The clear implication was to avoid the truly “open” questions. In fact, we were taught never to ask a . . . [more]
Having recently left the practice of law to devote my time exclusively to mediation and arbitration (with some teaching and writing on the side), I was intrigued when my ADR friend and colleague Colm Brannigan posted a link to a recent LinkedIn blog that asks: “Have Lawyers Hijacked the Promise of Mediation?”
Author Max Kimber, an Australian mediator and barrister, says it’s time to re-visit the the role of lawyers in mediation, both as representatives of the parties in that process and as mediators.
The same may be said of arbitration, I think.
Kimber talks about the “promise of mediation” . . . [more]
In the aftermath of the first wave of “attacks” using WanaCrypt0r 2.0, a variant of the WanaCry ransomware that started infecting systems around the world, most notably the British National Health Service, on May 12th, 2017, comment boards and blogs have been abuzz with statements regarding the risks of a overly digitalized world. For those who caution against the implementation of technological solutions within the legal system, this attack only serves as another example as to why, in their minds, our paper-based system is still the safest way to manage legal files.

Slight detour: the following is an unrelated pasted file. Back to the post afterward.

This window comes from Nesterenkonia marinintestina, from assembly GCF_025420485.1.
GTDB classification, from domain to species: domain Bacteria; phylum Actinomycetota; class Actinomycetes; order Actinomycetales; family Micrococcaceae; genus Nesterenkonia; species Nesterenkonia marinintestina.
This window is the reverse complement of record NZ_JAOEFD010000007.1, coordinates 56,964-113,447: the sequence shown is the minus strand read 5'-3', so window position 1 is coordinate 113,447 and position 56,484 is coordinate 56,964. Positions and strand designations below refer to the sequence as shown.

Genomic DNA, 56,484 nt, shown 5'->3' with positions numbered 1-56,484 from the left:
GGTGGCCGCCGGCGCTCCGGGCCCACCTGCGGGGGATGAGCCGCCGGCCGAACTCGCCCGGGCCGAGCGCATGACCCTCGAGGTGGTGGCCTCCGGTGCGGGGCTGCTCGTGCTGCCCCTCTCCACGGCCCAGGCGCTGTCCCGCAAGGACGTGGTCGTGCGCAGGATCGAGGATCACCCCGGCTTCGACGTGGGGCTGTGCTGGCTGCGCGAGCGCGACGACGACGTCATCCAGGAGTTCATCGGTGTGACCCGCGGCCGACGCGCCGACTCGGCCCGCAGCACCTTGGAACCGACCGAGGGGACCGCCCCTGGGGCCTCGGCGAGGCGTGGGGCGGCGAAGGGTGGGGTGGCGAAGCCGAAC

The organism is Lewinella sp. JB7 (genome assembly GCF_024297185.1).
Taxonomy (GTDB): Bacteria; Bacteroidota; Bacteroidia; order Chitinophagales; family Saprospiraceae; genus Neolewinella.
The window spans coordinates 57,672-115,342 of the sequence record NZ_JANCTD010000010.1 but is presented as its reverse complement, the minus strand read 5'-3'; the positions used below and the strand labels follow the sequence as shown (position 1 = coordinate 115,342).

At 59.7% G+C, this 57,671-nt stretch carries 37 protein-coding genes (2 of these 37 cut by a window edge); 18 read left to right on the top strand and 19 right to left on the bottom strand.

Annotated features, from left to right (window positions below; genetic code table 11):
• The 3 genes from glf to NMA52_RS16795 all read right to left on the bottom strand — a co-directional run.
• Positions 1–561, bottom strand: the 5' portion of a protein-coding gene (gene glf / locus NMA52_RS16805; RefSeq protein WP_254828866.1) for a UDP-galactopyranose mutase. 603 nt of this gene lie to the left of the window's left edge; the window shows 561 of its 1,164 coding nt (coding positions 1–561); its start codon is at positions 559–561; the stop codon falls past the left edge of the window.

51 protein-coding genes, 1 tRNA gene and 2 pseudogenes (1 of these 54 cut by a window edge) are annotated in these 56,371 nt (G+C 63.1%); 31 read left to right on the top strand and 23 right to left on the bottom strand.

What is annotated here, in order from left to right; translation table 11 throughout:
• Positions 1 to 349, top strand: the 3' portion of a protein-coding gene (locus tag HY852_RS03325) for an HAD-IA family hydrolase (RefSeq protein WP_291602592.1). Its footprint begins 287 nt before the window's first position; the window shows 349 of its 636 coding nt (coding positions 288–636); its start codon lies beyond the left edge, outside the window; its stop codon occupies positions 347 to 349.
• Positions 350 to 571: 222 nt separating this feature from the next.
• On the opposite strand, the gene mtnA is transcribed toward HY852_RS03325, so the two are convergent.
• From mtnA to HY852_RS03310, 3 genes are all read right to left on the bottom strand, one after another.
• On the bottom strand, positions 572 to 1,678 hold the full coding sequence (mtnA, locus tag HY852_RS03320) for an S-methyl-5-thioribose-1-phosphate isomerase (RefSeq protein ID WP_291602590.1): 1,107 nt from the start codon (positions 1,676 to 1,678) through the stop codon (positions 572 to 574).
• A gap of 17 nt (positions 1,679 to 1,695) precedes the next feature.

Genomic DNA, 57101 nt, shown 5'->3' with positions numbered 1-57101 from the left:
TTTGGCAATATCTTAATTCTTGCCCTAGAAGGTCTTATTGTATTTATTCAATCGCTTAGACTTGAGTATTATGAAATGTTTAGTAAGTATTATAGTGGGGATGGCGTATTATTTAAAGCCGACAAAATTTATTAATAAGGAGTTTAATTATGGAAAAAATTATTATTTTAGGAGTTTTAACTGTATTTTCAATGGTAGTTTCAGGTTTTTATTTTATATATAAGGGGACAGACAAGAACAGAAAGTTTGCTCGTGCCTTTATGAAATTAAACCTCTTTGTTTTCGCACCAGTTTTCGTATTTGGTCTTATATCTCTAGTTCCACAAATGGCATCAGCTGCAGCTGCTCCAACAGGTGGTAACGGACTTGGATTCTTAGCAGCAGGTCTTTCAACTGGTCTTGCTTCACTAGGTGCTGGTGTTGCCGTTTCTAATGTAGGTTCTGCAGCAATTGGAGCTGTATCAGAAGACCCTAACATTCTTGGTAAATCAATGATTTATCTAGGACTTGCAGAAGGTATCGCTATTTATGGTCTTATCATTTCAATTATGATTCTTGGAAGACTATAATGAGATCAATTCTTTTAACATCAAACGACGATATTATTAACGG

As reports show, they might . . . [more]
Forget the business attire, forget the hearing room, and forget regular business hours. The future may even be dispute resolution in your pyjamas. Necessity being the mother of invention, an increasing need for better access to justice and the means for delivering it means that your home computer, laptop, or mobile device can serve as the place where disputes are resolved.
In Cooper v. Canada (Human Rights Commission),  3 SCR 854 at para. 10, Lamer CJ noted that the rise of the administrative state has been marked by the creation of institutions other than the courts. While Lamer . . . [more]
“Fresh justice is the sweetest”, Sir Francis Bacon, 1618
“..we may look forward to a near future when our courts will be swift and certain agents of Justice”, Dean Roscoe Pound, 1906
“Our system…has come to tolerate excessive delays”, SCC majority in R. v. Jordan, 2016
Delay in court or tribunal proceedings has been an issue at least since the Magna Carta of 1215, when King John promised that “to no man will we sell, to no man deny, or delay right or justice”. Over 800 years later, the Supreme Court of Canada has revisited the issue of delay . . . [more]